Adam’s Smith’s Concept of a Great Society and its Timeliness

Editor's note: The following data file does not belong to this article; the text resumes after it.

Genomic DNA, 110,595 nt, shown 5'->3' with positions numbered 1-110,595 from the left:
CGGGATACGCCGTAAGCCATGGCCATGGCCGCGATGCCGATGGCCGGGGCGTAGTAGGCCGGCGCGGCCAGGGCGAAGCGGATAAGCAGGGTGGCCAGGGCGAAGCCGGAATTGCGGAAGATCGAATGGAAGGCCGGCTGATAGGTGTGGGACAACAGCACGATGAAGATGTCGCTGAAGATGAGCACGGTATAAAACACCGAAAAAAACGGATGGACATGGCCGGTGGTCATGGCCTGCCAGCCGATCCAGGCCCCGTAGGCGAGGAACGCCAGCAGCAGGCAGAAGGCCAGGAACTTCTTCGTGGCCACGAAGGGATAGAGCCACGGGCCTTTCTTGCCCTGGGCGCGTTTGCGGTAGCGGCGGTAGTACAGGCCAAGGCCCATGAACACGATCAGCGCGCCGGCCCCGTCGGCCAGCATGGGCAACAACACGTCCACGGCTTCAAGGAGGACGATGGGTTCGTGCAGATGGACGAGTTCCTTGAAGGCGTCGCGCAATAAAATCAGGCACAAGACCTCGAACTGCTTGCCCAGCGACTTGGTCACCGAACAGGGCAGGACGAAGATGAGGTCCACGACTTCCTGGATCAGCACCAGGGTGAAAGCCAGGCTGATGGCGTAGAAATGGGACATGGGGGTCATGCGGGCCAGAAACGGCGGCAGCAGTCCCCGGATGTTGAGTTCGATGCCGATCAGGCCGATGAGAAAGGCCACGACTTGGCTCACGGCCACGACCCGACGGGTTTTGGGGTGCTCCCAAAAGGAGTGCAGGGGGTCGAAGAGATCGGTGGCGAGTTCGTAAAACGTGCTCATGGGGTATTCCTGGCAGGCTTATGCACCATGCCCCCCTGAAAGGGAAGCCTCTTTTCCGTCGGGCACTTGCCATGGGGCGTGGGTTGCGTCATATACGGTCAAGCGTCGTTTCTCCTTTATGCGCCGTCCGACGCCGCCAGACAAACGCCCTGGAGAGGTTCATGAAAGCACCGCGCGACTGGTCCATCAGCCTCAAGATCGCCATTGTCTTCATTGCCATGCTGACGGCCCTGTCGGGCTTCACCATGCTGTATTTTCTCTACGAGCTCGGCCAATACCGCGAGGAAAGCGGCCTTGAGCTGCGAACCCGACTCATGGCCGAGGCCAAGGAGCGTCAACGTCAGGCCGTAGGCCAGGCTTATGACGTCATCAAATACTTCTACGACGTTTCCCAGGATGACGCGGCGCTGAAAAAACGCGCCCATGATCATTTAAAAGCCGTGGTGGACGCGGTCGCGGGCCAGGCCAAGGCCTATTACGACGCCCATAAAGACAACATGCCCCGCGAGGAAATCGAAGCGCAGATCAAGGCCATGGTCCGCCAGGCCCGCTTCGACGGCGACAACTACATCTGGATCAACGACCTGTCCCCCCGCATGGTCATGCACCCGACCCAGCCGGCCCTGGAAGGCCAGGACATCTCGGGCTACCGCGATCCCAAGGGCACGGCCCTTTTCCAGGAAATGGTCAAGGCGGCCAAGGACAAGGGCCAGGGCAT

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The article aims to present the concepts of Adam Smith which are important considering the current disputes over liberalism, as well as the challenge that is the maintenance of the world’s economic order. Firstly, the article analyses the significance of the division of labour which is perceived as a fundamental premise for transitioning from small communities and face-to-face exchanges to the impersonal exchange and the expanded social order in which relations with strangers become meaningful. Secondly, the present work indicates that Smith did not neglect the matter of justice when proclaiming the need for freedom. He believed that efficient functioning of the market depends on the political system and a man’s ethical system, and his criticism of interventionism was not directed against the state as an institution co-creating the social order, but against the act of granting special privileges to certain interest groups. Thirdly, the article refers to the concept of coordination described by Scottish moral philosophers and the so-called Smith Problem. In this context, the article presents arguments against the assumption that John Nash’s theory provided proof of the erroneous nature of Adam Smith’s concepts. Arguments in favour of the timelessness of the economic philosophy of the father of economics are also drawn from Vernon Smith’s experimental economy and the research of evolutionary psychologists.

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